Bristol Temple Meads station in its current form dates back to 1870 and it is glorious.
Some of the trains services which use it, call at Bristol Temple Meads while on route to other destinations, because it isn’t a terminus.
So from a traveller’s point of view, aside from its beauty, the station's main feature is the subway beneath the railway lines, which connects most of the platforms (tracks) with the main station building.
This main building houses all of the entrances/exits, the ticket counters and most of the food/drink outlets.
The passage way is served by sets of stairs and elevators, the elevator in the main station building is right by the main entrance.
When arriving by train at platforms (tracks) 6, 8, 10, 12 you will have to walk passed the stairs to find the elevator.
Platforms (tracks) 1 -4 have step free access between the trains and the entrance/exits; and platform 3 is right beside the ticket hall and it is where most of the Cross Country and GWR trains from the west of England arrive.
Most of the GWR trains to London and the CrossCountry trains to Birmingham, Leeds, Manchester and farther north leave from platform 3, which is adjacent to the main entrance.
When departing by a train which is leaving from platforms (tracks) 5 – 12 look out for the fact that these platforms are divided along their length.
However, instead of being split into ‘a’ and ‘b’ sections, they have different numbers at each end.
So two different trains can be occupying each end of these platforms simultaneously, but the signs in the passage beneath the trains will point you in the right direction, particularly if you take the stairs.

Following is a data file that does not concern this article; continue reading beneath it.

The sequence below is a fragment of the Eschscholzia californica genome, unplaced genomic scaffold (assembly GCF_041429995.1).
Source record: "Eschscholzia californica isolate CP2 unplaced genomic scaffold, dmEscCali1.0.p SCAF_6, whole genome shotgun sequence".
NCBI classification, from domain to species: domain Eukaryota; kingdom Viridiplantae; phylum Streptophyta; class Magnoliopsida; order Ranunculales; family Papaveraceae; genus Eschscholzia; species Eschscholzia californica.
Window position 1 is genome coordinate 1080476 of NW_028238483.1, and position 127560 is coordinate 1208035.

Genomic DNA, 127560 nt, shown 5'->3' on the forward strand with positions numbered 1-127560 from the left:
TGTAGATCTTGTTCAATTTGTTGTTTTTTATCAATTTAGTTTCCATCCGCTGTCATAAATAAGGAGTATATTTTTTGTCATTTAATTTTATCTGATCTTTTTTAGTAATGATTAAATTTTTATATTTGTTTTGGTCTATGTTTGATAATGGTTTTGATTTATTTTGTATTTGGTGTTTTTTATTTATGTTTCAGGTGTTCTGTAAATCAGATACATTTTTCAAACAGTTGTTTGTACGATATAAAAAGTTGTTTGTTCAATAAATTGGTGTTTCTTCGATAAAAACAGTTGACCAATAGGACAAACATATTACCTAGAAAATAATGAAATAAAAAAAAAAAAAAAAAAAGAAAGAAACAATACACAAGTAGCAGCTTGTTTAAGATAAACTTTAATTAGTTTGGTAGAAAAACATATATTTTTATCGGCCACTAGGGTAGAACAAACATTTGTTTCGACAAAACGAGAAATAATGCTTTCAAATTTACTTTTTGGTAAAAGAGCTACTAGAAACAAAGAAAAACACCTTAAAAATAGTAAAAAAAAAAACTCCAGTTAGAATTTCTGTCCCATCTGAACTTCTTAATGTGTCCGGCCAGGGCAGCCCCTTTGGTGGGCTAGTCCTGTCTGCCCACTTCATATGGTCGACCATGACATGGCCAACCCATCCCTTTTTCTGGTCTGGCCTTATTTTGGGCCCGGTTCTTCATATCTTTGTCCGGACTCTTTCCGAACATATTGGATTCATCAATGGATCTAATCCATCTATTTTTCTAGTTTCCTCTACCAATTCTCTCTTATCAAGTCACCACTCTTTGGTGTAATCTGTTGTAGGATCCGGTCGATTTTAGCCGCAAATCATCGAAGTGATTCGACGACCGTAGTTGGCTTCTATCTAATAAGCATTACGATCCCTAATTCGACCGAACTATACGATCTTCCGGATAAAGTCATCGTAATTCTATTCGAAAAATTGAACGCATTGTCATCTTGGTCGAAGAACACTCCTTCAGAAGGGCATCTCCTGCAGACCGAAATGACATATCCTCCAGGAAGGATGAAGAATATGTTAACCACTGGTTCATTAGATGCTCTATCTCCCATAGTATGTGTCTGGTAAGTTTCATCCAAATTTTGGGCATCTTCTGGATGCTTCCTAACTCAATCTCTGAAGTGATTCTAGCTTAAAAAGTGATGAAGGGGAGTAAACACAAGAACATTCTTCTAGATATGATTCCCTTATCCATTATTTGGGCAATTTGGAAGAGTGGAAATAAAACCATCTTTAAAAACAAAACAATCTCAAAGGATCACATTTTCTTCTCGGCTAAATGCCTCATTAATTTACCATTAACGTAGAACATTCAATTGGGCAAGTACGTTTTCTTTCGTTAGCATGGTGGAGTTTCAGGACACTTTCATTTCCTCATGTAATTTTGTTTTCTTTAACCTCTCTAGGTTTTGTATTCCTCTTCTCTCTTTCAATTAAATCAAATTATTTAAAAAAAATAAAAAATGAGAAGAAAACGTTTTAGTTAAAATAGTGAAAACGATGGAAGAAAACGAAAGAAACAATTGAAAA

This passage way runs beneath the middle of the station, so the stairs on the left hand side lead up to platforms (tracks) 5, 7, 9 and 11, while the stairs on the right go up to 6, 8, 10 and 12.
Each specific platform also has its own departure indicator, so it can be worth checking these before boarding the train.
There’s no hiding the fact that Bristol Temple Meads station is located some distance from the city centre and its associated attractions.
The city centre is a 12 – 25 min walk away from Bristol Temple Meads.
If you want to set off on foot head down the slope which leads away from the main exit and then go right when you reach the main road.
Then go ahead around the roundabout and walk down Victoria Street.
Bristol has no trams or metro of any kind, so the primary public transport option is to take a bus – routes/lines 8 and 9 and 72 stop on the station forecourt and connect Temple Meads station to the city centre.
Routes 8 and 9 also go to charming Clifton Village; leave the buses at that stop if you want to visit the wondrous suspension bridge.
However, many of Bristol’s most splendid attractions, including the SS Great Britain are grouped around its former dockyards and this Harbourside area is some distance from Bristol Temple Meads.
But it’s connected to Temple Meads station by the Bristol Ferry Company – it has a pier also named Temple Meads, which is a 5 min walk from the station.
To reach it you first need to take the side exit from the station, which leads into the older part of the station that’s no longer used by trains.
Over to the right will be a footpath which crosses a car park and then goes over a short bridge.
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This is one of more than 100 train travel guides available on ShowMeTheJourney, which will make it easier to take the train journeys you want or need to make. As always, all images were captured on trips taken by ShowMeTheJourney.